Union carpenters have formally broken with the other building trades unions that have been protesting outside Related Cos.' massive Hudson Yards development on Manhattan's west side all year. The unions have been trying to hold off Related's goal of negotiating with one trade at a time, a process that could reap significant savings for the developer and concessions from building trades that have already seen their market power badly eroded.

Carpenters Union General President Douglas McCarron said the "old approach limited advancement opportunities and created inherent inefficiencies for us and our contractors."

The developer, the New York City District Council of Carpenters district council and the international union jointly announced Aug. 7 that they had reached a pact whose terms, although not disclosed, apparently cover work rules and wage levels. The union and developer said the agreement would bring job security for existing journey people and apprentices while opening opportunities for new workers to join the union carpenters and help build Hudson Yards.

Carpenters Union General President Douglas J. McCarron said that "the old approach limited advancement opportunities and created inherent inefficiencies for us and our contractors."

Related Cos. President Bruce Beal Jr. hailed the deal as the type of "creative thinking [that] should be replicated throughout the city and the industry and we look forward to more partnerships with union trades on the future phases of Hudson Yards.”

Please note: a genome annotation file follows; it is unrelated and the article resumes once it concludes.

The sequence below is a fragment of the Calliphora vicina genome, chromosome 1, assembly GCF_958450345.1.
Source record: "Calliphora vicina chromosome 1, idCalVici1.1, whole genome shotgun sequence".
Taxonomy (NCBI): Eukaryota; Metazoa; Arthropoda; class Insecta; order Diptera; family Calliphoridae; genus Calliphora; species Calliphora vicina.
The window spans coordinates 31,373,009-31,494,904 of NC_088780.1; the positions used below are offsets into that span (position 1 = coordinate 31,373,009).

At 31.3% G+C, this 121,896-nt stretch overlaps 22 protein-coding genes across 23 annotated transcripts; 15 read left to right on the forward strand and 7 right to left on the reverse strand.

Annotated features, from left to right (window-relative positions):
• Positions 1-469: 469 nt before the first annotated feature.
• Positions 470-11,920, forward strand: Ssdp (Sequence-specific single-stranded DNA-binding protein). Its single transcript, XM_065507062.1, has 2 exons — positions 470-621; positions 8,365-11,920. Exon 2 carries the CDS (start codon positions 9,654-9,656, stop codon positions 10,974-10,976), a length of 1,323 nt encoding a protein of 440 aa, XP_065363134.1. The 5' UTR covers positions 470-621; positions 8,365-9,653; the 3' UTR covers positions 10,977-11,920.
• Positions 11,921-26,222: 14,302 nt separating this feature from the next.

New York City carpenters and other unions have been forced to abide by new rules in recent years, including tiered wage structures that allow nonunion craft workers to participate, and increased employer control of the hiring process. In 2012, Related and the city's building trades had a labor pact in place as work started at Hudson Yards. Several major nonunion contractors worked on the project, too.

Then early this year, as Hudson Yard's next phase was readied, the relationship between Related and the building trades regional council broke down completely. The unions started regular demonstrations and picketing outside the project. The developer declared the Phase 1 project agreement a bust, accusing the unions of corruption that added millions to the first phase's costs. In March, Related filed a lawsuit in state court in Manhattan claiming that the building trades routinely violated the project labor agreement covering work on the project.

Lawsuit Allegations

The suit's accusations include no-show jobs and padded hours that cost the developer "in excess of $100 million" in additional wages, benefits and insurance costs.

The building trades say they have been trying to prevent the developer from building the project's next phase using nonunion employers. "This lawsuit is clearly in retaliation," the Building and Construction Trades Council of Greater New York said in a statement at the time .

The carpenters' new pact with the developer fits the pattern of actions through which Related is seeking concessions from unions and freedom to hire nonunion contractors, according to the building trades regional council. It denounced the carpenters-Related pact as a publicity stunt. The council cited the carpenters' pension fund investment in the project and the hand of the international union in forcing concessions on locals.

Related Cos.' contractors are using numerous nonunion carpenters only blocks away from the main project site, the district council claims. "The national leadership of the Carpenters," the council claims, "completely ignores the local resistance to Related’s underhanded and oppressive tactics."